So I made it around the block and pushed her back into the garage, but after conferring with my SME (Paul) we decided that the new pilot bearing I had installed was probably a bit undersized due to me pressing it into place. We decided that if I tried to let it “wear in” I would run the risk of it overheating, gnarling up and locking up. So it was time to pull the trans back out – what fun! 4 hours out and 4 hours in is about what it took. That’s skipping all the details which included a few cuts, split nails and some cursing. Bottom line, it was that the input shaft bearing that mounts in the flywheel that was sticking out maybe 1/16 of an inch instead of being flush. Why? Have no clue. I’ll have to fire the mechanic again. While the trans was out I spent a little time with some sandpaper to make sure both the input bearing and the input shaft were free of boogars and that the bearing indeed spun freely on the shaft even after it was mounted on the flywheel. All is well now!
I finished buttoning everything together and fired her up. This time I was able to find a gear, but only first, second, and reverse – hmmmm? But I took a couple laps of the block anyway – more progress. Now upon further investigation, I found a worn pivot bushing for the shift shaft. Seemed OK when apart, but with all the leverage of the long shift arm that goes from the shifter in the middle of the car, all the way back to the back of the trans at the very back of the car, that bushing needed to be a whole lot tighter. So I spent an hour down by Paul’s while he used his 1940s lathe to hog out the bushings to the next larger size so I could use a 5/16-inch bolt instead of a 1/4-inch. Let’s try this again.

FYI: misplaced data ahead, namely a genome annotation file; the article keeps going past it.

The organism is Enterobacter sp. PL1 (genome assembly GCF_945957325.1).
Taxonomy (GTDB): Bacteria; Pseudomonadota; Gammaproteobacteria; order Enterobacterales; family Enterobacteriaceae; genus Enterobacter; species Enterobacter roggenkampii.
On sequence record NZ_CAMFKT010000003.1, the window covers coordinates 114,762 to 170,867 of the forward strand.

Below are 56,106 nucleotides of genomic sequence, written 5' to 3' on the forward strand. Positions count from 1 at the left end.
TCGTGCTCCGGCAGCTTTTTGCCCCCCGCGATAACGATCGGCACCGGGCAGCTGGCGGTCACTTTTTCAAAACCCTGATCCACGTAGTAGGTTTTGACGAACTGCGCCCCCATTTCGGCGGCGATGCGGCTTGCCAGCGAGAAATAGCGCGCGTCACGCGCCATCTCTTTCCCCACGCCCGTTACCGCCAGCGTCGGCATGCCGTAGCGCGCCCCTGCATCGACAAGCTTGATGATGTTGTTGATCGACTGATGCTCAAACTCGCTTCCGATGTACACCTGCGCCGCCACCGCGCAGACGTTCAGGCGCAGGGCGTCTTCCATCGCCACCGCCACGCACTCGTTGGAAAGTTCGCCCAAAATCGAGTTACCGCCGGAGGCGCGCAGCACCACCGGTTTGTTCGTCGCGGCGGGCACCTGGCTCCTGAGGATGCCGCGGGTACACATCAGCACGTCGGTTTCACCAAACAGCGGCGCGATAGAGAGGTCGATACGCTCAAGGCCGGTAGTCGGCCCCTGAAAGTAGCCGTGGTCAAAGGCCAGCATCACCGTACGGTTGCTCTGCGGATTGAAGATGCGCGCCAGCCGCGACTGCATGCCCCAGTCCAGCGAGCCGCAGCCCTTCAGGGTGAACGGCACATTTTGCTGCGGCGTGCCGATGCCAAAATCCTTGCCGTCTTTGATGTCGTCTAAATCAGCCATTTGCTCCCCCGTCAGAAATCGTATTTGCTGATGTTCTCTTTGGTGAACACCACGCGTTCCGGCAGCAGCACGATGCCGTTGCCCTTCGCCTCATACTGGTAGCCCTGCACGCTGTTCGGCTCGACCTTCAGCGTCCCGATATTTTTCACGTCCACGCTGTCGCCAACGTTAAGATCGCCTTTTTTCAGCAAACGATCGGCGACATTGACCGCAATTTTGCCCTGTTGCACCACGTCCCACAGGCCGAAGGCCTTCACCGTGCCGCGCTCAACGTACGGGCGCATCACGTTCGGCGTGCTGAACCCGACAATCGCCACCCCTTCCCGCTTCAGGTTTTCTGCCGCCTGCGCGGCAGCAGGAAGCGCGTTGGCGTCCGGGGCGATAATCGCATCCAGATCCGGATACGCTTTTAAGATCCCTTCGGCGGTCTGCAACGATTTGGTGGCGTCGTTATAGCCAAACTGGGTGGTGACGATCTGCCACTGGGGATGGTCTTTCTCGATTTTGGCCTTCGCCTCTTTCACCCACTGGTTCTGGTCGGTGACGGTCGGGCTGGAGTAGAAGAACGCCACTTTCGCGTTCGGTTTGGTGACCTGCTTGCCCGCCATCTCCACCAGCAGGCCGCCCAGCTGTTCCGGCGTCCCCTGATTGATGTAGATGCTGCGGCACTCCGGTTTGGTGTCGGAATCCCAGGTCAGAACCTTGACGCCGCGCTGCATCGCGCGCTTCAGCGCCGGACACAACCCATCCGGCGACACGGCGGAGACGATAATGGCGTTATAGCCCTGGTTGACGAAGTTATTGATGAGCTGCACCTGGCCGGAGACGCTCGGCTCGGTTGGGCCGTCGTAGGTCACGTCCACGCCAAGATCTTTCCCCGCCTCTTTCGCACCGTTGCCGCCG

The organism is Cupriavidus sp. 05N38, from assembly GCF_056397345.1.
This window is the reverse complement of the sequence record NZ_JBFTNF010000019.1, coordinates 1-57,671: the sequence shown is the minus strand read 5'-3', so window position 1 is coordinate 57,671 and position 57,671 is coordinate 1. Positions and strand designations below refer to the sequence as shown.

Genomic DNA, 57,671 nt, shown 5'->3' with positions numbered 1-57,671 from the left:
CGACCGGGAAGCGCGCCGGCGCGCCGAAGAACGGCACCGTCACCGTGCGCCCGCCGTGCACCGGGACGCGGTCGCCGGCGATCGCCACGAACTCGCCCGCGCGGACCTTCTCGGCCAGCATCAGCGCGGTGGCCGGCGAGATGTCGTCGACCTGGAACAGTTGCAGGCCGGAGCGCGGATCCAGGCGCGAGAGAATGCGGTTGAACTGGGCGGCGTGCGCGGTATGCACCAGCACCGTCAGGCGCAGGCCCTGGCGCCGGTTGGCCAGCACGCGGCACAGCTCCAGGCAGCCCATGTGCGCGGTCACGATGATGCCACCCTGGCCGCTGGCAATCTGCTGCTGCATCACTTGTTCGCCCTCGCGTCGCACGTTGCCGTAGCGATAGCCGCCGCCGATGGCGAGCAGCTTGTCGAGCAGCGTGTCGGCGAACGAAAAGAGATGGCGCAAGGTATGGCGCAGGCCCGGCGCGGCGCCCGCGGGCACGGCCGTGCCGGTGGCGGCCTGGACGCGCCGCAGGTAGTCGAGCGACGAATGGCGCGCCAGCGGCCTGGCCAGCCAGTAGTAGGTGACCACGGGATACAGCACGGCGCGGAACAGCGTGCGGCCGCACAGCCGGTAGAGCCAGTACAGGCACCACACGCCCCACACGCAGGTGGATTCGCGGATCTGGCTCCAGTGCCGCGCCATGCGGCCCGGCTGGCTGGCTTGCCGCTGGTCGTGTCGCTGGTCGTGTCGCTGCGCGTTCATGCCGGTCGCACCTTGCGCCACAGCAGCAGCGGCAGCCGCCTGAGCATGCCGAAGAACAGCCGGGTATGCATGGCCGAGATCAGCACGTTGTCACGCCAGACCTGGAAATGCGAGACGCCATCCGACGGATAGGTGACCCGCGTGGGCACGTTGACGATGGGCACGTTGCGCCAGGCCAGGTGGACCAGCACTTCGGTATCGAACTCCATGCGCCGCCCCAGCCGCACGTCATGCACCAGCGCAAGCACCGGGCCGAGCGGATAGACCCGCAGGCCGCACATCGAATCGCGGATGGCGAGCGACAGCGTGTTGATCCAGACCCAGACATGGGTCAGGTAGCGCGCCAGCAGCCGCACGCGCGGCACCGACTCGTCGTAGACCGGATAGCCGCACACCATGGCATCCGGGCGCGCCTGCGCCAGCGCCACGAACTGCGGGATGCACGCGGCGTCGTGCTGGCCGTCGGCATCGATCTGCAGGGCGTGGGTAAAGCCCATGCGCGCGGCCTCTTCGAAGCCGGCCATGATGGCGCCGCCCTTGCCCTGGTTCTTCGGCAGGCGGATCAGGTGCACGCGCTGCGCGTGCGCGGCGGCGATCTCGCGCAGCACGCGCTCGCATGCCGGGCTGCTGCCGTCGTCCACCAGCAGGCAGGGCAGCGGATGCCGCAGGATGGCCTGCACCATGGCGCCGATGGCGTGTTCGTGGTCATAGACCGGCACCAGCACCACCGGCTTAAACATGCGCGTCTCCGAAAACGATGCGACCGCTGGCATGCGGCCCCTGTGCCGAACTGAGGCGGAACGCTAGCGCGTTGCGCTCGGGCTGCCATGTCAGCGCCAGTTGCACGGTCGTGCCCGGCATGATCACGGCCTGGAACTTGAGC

Put everything back together but got the same results. Reverse is too easy, first and second is where third and fourth should be, and no third, fourth, fifth. Time to bring in the insulting consultants. Luckily there was a Lotus Corps board meeting scheduled for my house the following evening. Plied with some cold beverages I should be able to extract some knowledge to attain un-stuckness once more!
Carl Saro, Rich Cwik and Paul Quiniff all converged on the Europa. They inspected, poked around, discussed theories and generally agreed that something was out of adjustment. Rich quickly found the section in the manual where the adjustment procedures were documented. We had to break up the frivolity to attend the meeting but at least I had a clue where to start the following day.
I started reading the manual (it happens) and found a pretty good description of what to do when you replace a bunch of parts in the trans which I had not done. After all the adjustments are made however you are supposed to drill and pin the little reverse detent cam so that the linkage only goes into first/second/third/fourth unless you push it past the detent into either reverse in one direction of the detent, or fifth gear in the other direction of the detent. After further reflection it became apparent that I had the little cam in upside down. I had a 50/50 chance of getting it right the first time as it looks the same either way. I had flipped the cam upon reassembly. I dropped the trans a bit to get at the pin, pulled it out with vice grips and reinstalled the cam the opposite way. I put everything back together, dropped her down and squeezed back into the cockpit. AHA – there’s those missing gears! Fired it up and took her around the block a few times using first through fourth. Couldn’t find fifth yet, but this is progress. Time to celebrate with some fluids – but not beer! I drove her to the corner gas station and filled the dual aluminum tanks with $25 of premium fuel. Nothing but the best for this beast who is finally starting to be tamed!